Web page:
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A new study reveals that hen harriers are being killed at an alarming rate on U.K. grouse moors. Scientists found that gamekeepers are eliminating these birds , which are on the verge of extinction in England because they hunt red grouse. Conservationists have been tagging hen harriers in the U.K. for several years and discovered that 72 percent of the birds involved in studies have come up missing. The researchers believe the majority of these birds were killed illegally. Related: Don’t forget to fight for these “less glamorous” endangered species Sadly, 83 percent of juvenile hen harriers in this region do not make it through their first year. In comparison, 65 percent of juveniles do not survive in other areas of the country. In areas completely devoid of grouse moors, those numbers drop to less than 50 percent. According to The Guardian , hen harrier numbers have dropped dangerously low in the U.K., despite the fact that there are acceptable habitats for large numbers to survive with ease. Not only is there plenty of food for the birds of prey, but there are also few predators with which to compete. Even still, only seven of the 58 birds in the study were alive by the end of 2017. Five of the deceased birds uncovered in the study, which spanned a decade, died naturally. Four others sustained injuries consistent with hunting and were considered to be illegally killed. The great majority of the missing birds, however, vanished without a trace. Only a small percentage of these disappearances can be attributed to malfunctioning tags; the rest are believed to be victims of hunting . “Carcasses were rarely recovered, presumably due to suspected illegal killing and carcass disposal,” the study revealed. In order to boost population numbers, a new program was just passed to rear juvenile hen harriers in captivity. Researchers with Natural England plan to find juvenile birds in the wild, raise them in captivity and later release them far from grouse moors. The new hen harrier plan has been met with some resistance by conservationists , though a court just ruled in favor of its legality. Via The Guardian Image via Rob Zweers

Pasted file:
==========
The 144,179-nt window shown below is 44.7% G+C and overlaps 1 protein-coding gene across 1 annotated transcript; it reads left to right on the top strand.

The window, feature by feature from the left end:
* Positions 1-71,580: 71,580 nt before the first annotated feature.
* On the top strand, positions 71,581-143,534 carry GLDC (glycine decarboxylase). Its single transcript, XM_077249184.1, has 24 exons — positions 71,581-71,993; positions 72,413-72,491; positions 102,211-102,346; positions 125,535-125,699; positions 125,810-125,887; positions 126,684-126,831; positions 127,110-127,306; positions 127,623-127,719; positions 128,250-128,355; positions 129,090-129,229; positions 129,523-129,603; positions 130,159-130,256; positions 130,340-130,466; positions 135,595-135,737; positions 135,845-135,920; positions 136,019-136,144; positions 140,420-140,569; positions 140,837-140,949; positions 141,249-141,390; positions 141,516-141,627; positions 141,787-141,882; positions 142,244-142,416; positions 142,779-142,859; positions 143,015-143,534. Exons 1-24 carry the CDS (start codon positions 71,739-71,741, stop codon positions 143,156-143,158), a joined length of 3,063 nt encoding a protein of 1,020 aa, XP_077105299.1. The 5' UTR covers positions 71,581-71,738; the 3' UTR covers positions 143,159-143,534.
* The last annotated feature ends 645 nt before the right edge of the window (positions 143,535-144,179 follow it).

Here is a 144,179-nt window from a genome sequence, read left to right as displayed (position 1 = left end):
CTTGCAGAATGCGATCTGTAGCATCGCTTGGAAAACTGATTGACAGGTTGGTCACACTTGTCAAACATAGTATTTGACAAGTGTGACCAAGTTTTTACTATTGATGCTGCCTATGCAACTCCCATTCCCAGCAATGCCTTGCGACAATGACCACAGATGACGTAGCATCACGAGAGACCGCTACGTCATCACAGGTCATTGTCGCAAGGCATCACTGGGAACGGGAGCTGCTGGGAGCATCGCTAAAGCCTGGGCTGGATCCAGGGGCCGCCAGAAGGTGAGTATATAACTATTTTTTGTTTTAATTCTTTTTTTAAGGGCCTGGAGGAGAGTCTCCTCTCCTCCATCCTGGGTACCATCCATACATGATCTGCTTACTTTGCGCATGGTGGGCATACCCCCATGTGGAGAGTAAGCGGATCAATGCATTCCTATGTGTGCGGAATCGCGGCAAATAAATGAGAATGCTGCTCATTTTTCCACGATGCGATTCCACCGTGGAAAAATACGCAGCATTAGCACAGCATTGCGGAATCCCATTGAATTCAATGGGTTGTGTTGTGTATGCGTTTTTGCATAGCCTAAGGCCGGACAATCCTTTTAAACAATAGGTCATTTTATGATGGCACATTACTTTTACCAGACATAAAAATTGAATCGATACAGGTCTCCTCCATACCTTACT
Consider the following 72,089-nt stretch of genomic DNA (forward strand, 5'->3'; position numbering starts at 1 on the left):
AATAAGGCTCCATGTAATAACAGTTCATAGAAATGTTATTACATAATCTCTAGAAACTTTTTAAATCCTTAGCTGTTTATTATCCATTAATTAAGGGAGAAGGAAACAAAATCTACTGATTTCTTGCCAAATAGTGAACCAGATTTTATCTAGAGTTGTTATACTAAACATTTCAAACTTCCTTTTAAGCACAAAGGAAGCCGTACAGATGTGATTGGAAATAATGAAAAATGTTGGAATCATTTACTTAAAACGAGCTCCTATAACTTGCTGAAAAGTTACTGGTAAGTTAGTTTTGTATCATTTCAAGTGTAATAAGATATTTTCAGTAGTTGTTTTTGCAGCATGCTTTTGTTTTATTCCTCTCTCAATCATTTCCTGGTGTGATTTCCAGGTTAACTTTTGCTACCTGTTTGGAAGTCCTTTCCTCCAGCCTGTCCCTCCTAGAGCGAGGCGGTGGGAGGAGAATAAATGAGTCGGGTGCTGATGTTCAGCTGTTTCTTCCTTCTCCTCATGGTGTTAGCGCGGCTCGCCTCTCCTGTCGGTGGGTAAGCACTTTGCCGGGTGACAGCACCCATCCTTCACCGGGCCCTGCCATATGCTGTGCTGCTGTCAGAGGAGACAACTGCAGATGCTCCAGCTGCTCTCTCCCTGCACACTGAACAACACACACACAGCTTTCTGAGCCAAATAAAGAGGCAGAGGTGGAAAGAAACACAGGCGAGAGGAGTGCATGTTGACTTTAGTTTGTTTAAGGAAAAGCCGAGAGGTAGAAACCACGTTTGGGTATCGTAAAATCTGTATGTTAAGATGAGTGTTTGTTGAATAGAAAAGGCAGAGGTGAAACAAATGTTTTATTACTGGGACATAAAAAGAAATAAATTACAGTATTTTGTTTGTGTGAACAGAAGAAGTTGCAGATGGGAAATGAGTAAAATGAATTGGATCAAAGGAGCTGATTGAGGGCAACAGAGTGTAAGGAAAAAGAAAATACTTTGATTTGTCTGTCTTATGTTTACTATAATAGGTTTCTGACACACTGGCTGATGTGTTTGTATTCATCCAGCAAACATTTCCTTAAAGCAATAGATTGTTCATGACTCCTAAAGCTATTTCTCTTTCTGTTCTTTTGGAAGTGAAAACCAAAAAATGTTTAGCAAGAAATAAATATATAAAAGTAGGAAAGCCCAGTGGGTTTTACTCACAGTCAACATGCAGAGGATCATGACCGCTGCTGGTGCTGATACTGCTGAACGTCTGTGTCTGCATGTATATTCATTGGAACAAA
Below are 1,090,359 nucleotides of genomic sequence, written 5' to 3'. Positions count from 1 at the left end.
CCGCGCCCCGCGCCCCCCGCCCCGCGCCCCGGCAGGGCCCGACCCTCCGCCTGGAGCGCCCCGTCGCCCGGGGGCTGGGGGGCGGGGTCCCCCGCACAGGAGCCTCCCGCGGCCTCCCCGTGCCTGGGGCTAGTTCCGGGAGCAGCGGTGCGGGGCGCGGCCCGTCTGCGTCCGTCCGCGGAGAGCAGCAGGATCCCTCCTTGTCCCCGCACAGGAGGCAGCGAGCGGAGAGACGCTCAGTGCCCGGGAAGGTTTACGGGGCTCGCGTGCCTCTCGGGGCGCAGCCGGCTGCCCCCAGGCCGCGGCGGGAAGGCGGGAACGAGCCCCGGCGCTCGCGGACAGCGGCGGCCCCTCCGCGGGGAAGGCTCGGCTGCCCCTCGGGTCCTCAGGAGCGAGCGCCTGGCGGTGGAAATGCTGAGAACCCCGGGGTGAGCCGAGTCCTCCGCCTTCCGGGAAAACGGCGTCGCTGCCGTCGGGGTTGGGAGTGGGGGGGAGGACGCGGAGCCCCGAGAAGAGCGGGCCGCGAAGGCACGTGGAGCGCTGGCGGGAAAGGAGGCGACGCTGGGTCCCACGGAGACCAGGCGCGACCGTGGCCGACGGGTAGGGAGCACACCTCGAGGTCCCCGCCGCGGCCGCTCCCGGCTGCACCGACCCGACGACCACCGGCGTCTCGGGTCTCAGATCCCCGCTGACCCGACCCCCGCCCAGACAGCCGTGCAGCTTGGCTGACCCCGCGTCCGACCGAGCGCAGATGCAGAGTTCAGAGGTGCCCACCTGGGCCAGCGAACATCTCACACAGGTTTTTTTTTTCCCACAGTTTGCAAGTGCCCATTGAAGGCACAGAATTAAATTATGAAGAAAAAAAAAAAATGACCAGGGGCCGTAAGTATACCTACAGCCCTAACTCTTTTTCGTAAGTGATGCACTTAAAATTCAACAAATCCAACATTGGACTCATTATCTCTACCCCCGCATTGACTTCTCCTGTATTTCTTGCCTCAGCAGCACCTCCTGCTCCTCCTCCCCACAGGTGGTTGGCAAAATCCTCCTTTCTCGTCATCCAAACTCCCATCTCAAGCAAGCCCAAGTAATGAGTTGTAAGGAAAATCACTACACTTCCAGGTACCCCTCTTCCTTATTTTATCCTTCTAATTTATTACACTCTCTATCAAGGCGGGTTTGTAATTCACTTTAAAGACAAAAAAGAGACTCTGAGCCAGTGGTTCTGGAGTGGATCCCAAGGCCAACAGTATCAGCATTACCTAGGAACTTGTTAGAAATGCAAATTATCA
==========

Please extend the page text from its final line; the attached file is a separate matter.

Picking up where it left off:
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Hen Harriers on the verge of extinction due to gamekeepers killing illegally

Green-roofed home in Atlanta offers a digital detox with lush nature views

March 6, 2019 by